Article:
Kenny Dalglish finds the winning formula as cup competitions get Liverpool's season back on track

Reds reached the FA Cup fifth round with a 2-1 win over bitter rivals Manchester United on Saturday, three days after booking their place in the League Cup final
By Greg Stobart at Anfield

A week ago, Kenny Dalglish was feeling the strain amid accusations that Liverpool were going nowhere following a depressing defeat at Bolton.

Seven days later, the Reds are going to Wembley, maybe twice. Dalglish has steered Liverpool into the final of the League Cup and the fifth round of the FA Cup after victories over both Manchester clubs.

On Saturday, Manchester United were the victims as Liverpool beat their bitter rivals 2-1 thanks to a winner drilled into the bottom corner two minutes from time by substitute Dirk Kuyt. When all thoughts were drifting to a replay, the Dutchman smashed the Reds into the last 16 to send Anfield into ecstasy.

It’s been some turnaround since the Scot questioned his players’ commitment at the Reebok Stadium, warning that some could be shown the door if they didn’t buck up their ideas.

After a poor run in the Premier League that has seen them pick up just six points from their last six games, Liverpool’s season has been reignited by their cup form.

It all could have fallen apart in the last week, but instead the Reds have a purpose and momentum that could well rub off on their league form.

Great Dane | Agger celebrates his goal in Liverpool's FA Cup win over United

Dalglish will always be a hero for the Kop but his side’s stuttering form this season - which leaves them seventh in the Premier League - has raised legitimate questions after more than £100 million of spending on new players since he took over as manager in January 2011.

The Liverpool boss has made a point of saying that just getting to Wembley is not enough for a club of such history. He is looking to rebuild the trophy-winning mentality associated with the great Liverpool teams of the past, in which Dalglish himself played such a huge part as a player and manager.

Dalglish would rebuff any suggestion that he masterminded the change in Liverpool’s fortunes, preferring to credit his players for their skill, organisation and application.

But he has made the right decisions in the last week. Craig Bellamy started against Manchester City as the lone striker and produced a man-of-the-match display, scoring the decisive goal to give the Reds an aggregate victory.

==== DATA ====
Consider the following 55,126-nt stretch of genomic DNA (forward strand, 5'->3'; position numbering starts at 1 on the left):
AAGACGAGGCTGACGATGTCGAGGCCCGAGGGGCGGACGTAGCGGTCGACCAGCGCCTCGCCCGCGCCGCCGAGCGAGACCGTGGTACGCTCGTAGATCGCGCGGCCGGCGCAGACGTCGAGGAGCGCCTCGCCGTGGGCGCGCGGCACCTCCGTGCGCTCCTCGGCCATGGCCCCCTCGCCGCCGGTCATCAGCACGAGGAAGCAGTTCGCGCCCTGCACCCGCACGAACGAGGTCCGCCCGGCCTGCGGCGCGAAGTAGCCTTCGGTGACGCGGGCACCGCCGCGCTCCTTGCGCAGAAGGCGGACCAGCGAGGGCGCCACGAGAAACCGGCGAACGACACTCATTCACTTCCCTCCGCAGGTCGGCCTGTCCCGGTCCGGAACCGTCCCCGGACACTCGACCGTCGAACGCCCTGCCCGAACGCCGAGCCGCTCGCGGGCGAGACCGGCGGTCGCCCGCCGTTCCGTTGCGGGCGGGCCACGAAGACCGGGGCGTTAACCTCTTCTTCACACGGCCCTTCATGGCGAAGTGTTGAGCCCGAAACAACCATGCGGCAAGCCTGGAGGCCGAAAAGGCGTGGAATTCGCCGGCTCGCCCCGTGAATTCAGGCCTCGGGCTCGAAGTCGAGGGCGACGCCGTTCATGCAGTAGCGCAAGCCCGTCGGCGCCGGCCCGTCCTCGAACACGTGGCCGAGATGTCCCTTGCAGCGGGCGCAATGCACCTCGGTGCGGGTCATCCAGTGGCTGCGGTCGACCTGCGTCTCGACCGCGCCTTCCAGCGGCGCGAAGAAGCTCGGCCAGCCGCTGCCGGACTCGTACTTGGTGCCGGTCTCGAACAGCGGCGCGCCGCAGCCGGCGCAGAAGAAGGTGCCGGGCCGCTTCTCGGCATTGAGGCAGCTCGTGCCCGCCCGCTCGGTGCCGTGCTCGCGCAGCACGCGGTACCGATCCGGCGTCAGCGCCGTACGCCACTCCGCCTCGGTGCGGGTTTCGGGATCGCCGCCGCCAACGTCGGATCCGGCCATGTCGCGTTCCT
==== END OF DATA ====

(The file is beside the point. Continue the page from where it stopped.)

On Saturday, Andy Carroll was selected to spearhead the attack and, though the £35m man has been deeply disappointing this season, he played a key role in the outcome of the match.

It was Carroll who occupied David de Gea as the United goalkeeper grasped at thin air and Daniel Agger headed the hosts into the lead; and the former Newcastle man won the header in the 88th minute to put Kuyt through on goal to score.

For much of the game, Carroll was isolated and static, but he worked hard and played his part in a team victory, nearly scoring himself in the dying stages with a powerful header.

It was far from the perfect victory for Liverpool, lacking the intensity of their stellar performance against City as they conceded possession to United, for whom Paul Scholes pulled the strings until his legs tired and he was substituted 14 minutes from time.

Yet Liverpool huffed and puffed, roared on by the crowd, and booked their place in the fifth round. Dalglish’s reaction, arms raised towards the main stand with a huge grin on his face, showed how much it meant.

Even though some were keen to make an issue of the abuse of Patrice Evra, on his first return to Anfield since the Luis Suarez race row, the football took over on Saturday lunchtime.

Evra was predictably the subject of boos from Liverpool fans disbelieving of his account of the events in October that led to Suarez receiving an eight-match ban from the FA.

It was, however, kept by and large within acceptable boundaries at a football match, even if Dalglish was a bit optimistic in dismissing the abuse of Evra as ‘a bit of banter’ as he rightly praised both sets of supporters for their conduct.

Liverpool have work to do to re-establish themselves among the elite, with a top-four finish remaining the priority for this season. But two wins in a week against the best two teams in the country is a sure sign of progress, as would be a first trophy since 2006.

Those who were starting to doubt Dalglish’s rebuilding job on Merseyside will accept it is back on track. The cups have seen to that and now Liverpool can look forward, to Wembley and a brighter future.

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